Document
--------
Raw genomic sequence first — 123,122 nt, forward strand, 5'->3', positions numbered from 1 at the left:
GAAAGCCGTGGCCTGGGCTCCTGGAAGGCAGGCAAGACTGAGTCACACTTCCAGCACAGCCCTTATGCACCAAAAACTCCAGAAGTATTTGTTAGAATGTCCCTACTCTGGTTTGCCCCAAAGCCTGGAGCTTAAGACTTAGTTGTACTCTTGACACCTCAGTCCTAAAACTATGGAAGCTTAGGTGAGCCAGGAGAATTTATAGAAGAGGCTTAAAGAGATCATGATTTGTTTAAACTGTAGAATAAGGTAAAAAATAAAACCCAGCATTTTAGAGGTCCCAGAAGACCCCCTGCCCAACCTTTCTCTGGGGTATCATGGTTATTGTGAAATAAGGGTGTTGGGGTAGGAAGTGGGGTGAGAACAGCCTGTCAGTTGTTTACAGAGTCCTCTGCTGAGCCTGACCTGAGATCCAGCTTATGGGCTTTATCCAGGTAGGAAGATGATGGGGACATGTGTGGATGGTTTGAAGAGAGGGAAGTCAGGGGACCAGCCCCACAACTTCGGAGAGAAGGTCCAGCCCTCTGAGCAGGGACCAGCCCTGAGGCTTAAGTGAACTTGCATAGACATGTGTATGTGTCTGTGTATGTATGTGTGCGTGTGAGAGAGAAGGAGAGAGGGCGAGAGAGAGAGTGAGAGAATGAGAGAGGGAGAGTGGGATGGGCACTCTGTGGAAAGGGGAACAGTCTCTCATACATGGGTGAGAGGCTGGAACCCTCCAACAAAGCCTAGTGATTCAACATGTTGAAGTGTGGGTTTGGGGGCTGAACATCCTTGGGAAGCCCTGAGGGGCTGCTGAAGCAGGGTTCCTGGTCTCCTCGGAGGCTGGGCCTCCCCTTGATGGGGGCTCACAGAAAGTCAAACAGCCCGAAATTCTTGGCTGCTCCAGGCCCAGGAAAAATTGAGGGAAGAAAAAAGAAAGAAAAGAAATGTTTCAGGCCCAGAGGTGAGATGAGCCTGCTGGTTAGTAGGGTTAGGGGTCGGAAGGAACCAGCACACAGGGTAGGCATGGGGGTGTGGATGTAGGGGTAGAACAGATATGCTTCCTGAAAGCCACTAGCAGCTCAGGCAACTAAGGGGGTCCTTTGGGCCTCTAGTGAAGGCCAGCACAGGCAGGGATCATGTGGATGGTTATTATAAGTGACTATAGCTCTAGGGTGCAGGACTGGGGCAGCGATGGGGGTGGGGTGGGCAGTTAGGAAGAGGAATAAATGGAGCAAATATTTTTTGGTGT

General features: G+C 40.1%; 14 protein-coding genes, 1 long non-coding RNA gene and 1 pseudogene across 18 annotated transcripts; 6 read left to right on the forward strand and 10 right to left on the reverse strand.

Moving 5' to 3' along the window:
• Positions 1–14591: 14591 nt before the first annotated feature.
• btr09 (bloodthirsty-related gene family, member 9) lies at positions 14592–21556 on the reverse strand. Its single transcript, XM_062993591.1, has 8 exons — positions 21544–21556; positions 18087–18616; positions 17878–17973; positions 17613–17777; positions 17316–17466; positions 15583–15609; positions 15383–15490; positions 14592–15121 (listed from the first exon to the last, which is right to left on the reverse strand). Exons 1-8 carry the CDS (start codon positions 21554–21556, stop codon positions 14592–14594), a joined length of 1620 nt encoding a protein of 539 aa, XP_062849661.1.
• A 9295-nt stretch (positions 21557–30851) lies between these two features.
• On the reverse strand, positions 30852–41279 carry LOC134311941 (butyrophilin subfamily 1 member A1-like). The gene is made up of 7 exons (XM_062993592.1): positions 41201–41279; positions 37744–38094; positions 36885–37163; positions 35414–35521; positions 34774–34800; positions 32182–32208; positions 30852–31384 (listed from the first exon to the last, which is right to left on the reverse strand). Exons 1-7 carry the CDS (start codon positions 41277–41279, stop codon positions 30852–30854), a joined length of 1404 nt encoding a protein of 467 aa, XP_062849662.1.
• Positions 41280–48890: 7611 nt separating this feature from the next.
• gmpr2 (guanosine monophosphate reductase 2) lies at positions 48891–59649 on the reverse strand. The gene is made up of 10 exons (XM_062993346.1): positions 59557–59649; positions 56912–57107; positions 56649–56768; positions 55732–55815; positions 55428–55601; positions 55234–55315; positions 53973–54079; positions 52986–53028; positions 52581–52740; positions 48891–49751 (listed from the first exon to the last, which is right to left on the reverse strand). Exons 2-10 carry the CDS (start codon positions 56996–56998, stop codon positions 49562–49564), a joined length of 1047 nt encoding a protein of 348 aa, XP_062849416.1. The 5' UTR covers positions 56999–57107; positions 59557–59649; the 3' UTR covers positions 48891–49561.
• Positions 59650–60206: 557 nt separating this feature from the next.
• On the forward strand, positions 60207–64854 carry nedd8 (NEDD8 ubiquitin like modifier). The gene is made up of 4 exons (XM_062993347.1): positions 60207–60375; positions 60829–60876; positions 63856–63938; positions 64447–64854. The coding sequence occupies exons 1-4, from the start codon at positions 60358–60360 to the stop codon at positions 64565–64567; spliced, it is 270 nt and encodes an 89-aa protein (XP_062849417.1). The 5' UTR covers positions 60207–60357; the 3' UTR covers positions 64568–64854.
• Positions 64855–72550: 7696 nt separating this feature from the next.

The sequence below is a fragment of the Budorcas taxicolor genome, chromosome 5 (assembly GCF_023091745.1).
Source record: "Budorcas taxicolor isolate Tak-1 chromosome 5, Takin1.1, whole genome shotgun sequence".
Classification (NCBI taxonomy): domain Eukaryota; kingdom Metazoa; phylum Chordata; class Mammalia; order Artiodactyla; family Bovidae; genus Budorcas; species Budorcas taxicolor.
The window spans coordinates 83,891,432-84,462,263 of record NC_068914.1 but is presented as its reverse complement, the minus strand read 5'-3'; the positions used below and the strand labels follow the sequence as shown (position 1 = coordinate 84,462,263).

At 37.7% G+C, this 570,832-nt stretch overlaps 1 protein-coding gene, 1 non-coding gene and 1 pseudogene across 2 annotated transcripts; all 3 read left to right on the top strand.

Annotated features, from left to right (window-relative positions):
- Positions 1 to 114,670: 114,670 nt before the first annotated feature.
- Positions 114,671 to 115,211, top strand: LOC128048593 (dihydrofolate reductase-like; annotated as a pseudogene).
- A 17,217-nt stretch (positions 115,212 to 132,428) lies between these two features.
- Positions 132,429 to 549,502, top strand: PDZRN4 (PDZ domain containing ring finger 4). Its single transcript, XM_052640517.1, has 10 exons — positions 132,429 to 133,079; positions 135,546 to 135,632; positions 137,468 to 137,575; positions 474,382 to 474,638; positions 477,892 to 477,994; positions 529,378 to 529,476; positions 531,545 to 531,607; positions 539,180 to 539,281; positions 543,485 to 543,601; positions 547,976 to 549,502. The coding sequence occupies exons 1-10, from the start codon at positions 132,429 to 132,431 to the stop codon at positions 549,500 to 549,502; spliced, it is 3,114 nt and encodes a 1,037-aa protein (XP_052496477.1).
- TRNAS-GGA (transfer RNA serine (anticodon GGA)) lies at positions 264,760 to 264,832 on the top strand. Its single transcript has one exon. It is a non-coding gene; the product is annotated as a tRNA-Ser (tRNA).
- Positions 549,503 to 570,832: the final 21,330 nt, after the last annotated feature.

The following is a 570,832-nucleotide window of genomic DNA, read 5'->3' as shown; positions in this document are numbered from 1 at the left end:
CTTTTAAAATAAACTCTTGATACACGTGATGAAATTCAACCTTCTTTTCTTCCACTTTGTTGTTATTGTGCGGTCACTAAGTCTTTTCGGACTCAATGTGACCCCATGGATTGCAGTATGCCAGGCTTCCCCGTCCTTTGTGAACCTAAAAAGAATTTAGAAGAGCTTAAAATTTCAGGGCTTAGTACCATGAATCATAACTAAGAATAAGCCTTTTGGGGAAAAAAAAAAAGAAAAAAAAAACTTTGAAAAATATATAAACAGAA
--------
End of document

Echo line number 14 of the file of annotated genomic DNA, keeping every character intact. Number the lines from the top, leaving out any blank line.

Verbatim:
The sequence below is a fragment of the Budorcas taxicolor genome, chromosome 5 (assembly GCF_023091745.1).